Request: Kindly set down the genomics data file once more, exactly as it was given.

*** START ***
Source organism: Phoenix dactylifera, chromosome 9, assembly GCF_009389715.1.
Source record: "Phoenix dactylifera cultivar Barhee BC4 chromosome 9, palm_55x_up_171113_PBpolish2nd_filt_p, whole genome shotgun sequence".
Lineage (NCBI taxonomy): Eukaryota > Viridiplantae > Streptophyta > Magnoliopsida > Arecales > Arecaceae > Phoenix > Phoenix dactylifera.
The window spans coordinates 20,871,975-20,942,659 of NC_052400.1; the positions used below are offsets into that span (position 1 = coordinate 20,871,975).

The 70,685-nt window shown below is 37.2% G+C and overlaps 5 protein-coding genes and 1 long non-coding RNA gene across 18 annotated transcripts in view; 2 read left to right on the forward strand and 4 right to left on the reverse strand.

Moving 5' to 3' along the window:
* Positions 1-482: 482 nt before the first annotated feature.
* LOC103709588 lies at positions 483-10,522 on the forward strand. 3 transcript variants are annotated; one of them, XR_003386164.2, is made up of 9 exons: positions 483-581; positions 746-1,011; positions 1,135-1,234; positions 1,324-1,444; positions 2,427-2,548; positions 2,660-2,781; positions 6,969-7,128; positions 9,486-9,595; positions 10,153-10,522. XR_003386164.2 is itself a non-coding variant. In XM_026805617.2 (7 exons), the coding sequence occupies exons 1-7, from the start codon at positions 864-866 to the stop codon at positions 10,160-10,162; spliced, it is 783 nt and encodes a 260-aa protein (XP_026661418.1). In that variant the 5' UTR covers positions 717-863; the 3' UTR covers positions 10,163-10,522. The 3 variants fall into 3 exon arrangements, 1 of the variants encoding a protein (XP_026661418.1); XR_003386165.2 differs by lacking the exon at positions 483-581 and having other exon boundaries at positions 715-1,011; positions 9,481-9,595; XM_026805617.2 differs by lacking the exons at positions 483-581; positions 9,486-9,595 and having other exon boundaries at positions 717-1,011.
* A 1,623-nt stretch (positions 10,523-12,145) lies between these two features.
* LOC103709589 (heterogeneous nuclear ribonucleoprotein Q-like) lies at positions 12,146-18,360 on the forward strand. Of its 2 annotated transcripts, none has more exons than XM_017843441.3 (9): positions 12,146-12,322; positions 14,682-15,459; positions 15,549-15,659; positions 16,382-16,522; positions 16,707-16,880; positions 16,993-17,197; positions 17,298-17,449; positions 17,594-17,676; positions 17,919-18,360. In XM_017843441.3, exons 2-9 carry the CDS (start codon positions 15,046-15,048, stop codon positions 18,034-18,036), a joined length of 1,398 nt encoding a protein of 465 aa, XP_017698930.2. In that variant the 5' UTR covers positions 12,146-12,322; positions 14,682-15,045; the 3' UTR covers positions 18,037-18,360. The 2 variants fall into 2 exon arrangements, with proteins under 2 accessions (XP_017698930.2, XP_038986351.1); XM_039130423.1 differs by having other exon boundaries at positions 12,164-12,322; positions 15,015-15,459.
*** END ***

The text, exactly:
Source organism: Phoenix dactylifera, chromosome 9, assembly GCF_009389715.1.
Source record: "Phoenix dactylifera cultivar Barhee BC4 chromosome 9, palm_55x_up_171113_PBpolish2nd_filt_p, whole genome shotgun sequence".
Lineage (NCBI taxonomy): Eukaryota > Viridiplantae > Streptophyta > Magnoliopsida > Arecales > Arecaceae > Phoenix > Phoenix dactylifera.
The window spans coordinates 20,871,975-20,942,659 of NC_052400.1; the positions used below are offsets into that span (position 1 = coordinate 20,871,975).

The 70,685-nt window shown below is 37.2% G+C and overlaps 5 protein-coding genes and 1 long non-coding RNA gene across 18 annotated transcripts in view; 2 read left to right on the forward strand and 4 right to left on the reverse strand.

Moving 5' to 3' along the window:
* Positions 1-482: 482 nt before the first annotated feature.
* LOC103709588 lies at positions 483-10,522 on the forward strand. 3 transcript variants are annotated; one of them, XR_003386164.2, is made up of 9 exons: positions 483-581; positions 746-1,011; positions 1,135-1,234; positions 1,324-1,444; positions 2,427-2,548; positions 2,660-2,781; positions 6,969-7,128; positions 9,486-9,595; positions 10,153-10,522. XR_003386164.2 is itself a non-coding variant. In XM_026805617.2 (7 exons), the coding sequence occupies exons 1-7, from the start codon at positions 864-866 to the stop codon at positions 10,160-10,162; spliced, it is 783 nt and encodes a 260-aa protein (XP_026661418.1). In that variant the 5' UTR covers positions 717-863; the 3' UTR covers positions 10,163-10,522. The 3 variants fall into 3 exon arrangements, 1 of the variants encoding a protein (XP_026661418.1); XR_003386165.2 differs by lacking the exon at positions 483-581 and having other exon boundaries at positions 715-1,011; positions 9,481-9,595; XM_026805617.2 differs by lacking the exons at positions 483-581; positions 9,486-9,595 and having other exon boundaries at positions 717-1,011.
* A 1,623-nt stretch (positions 10,523-12,145) lies between these two features.
* LOC103709589 (heterogeneous nuclear ribonucleoprotein Q-like) lies at positions 12,146-18,360 on the forward strand. Of its 2 annotated transcripts, none has more exons than XM_017843441.3 (9): positions 12,146-12,322; positions 14,682-15,459; positions 15,549-15,659; positions 16,382-16,522; positions 16,707-16,880; positions 16,993-17,197; positions 17,298-17,449; positions 17,594-17,676; positions 17,919-18,360. In XM_017843441.3, exons 2-9 carry the CDS (start codon positions 15,046-15,048, stop codon positions 18,034-18,036), a joined length of 1,398 nt encoding a protein of 465 aa, XP_017698930.2. In that variant the 5' UTR covers positions 12,146-12,322; positions 14,682-15,045; the 3' UTR covers positions 18,037-18,360. The 2 variants fall into 2 exon arrangements, with proteins under 2 accessions (XP_017698930.2, XP_038986351.1); XM_039130423.1 differs by having other exon boundaries at positions 12,164-12,322; positions 15,015-15,459.